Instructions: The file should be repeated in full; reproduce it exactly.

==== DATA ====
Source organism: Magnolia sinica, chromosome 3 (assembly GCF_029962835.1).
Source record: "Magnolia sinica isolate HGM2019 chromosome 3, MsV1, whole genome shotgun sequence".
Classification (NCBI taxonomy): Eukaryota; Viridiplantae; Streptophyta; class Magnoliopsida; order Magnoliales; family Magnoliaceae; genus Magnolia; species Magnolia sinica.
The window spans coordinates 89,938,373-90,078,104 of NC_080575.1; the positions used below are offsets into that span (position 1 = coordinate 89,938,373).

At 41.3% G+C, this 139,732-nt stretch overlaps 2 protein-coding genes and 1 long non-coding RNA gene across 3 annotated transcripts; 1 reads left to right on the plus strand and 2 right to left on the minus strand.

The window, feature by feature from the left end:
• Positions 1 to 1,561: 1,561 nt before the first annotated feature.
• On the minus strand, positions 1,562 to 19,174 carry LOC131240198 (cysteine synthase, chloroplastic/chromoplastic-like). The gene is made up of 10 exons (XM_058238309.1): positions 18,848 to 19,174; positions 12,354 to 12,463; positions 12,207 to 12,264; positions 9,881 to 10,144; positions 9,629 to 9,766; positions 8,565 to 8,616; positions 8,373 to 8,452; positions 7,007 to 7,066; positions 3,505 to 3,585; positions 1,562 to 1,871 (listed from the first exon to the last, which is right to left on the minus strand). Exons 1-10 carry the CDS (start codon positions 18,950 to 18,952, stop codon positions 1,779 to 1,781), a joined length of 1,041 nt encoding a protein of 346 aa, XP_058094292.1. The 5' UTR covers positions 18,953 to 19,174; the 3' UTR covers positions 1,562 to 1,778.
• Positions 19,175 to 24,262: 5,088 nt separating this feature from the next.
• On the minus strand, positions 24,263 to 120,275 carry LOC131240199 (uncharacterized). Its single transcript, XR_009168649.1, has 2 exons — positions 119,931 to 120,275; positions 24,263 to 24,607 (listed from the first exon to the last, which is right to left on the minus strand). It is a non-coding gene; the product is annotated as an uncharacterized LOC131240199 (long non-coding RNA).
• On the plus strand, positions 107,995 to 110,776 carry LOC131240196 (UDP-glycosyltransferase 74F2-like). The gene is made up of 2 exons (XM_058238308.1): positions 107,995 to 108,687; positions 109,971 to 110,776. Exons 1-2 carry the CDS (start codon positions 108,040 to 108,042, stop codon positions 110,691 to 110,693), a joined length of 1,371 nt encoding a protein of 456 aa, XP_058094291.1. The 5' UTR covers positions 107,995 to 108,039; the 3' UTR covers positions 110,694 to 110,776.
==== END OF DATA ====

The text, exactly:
Source organism: Magnolia sinica, chromosome 3 (assembly GCF_029962835.1).
Source record: "Magnolia sinica isolate HGM2019 chromosome 3, MsV1, whole genome shotgun sequence".
Classification (NCBI taxonomy): Eukaryota; Viridiplantae; Streptophyta; class Magnoliopsida; order Magnoliales; family Magnoliaceae; genus Magnolia; species Magnolia sinica.
The window spans coordinates 89,938,373-90,078,104 of NC_080575.1; the positions used below are offsets into that span (position 1 = coordinate 89,938,373).

At 41.3% G+C, this 139,732-nt stretch overlaps 2 protein-coding genes and 1 long non-coding RNA gene across 3 annotated transcripts; 1 reads left to right on the plus strand and 2 right to left on the minus strand.

The window, feature by feature from the left end:
• Positions 1 to 1,561: 1,561 nt before the first annotated feature.
• On the minus strand, positions 1,562 to 19,174 carry LOC131240198 (cysteine synthase, chloroplastic/chromoplastic-like). The gene is made up of 10 exons (XM_058238309.1): positions 18,848 to 19,174; positions 12,354 to 12,463; positions 12,207 to 12,264; positions 9,881 to 10,144; positions 9,629 to 9,766; positions 8,565 to 8,616; positions 8,373 to 8,452; positions 7,007 to 7,066; positions 3,505 to 3,585; positions 1,562 to 1,871 (listed from the first exon to the last, which is right to left on the minus strand). Exons 1-10 carry the CDS (start codon positions 18,950 to 18,952, stop codon positions 1,779 to 1,781), a joined length of 1,041 nt encoding a protein of 346 aa, XP_058094292.1. The 5' UTR covers positions 18,953 to 19,174; the 3' UTR covers positions 1,562 to 1,778.
• Positions 19,175 to 24,262: 5,088 nt separating this feature from the next.
• On the minus strand, positions 24,263 to 120,275 carry LOC131240199 (uncharacterized). Its single transcript, XR_009168649.1, has 2 exons — positions 119,931 to 120,275; positions 24,263 to 24,607 (listed from the first exon to the last, which is right to left on the minus strand). It is a non-coding gene; the product is annotated as an uncharacterized LOC131240199 (long non-coding RNA).
• On the plus strand, positions 107,995 to 110,776 carry LOC131240196 (UDP-glycosyltransferase 74F2-like). The gene is made up of 2 exons (XM_058238308.1): positions 107,995 to 108,687; positions 109,971 to 110,776. Exons 1-2 carry the CDS (start codon positions 108,040 to 108,042, stop codon positions 110,691 to 110,693), a joined length of 1,371 nt encoding a protein of 456 aa, XP_058094291.1. The 5' UTR covers positions 107,995 to 108,039; the 3' UTR covers positions 110,694 to 110,776.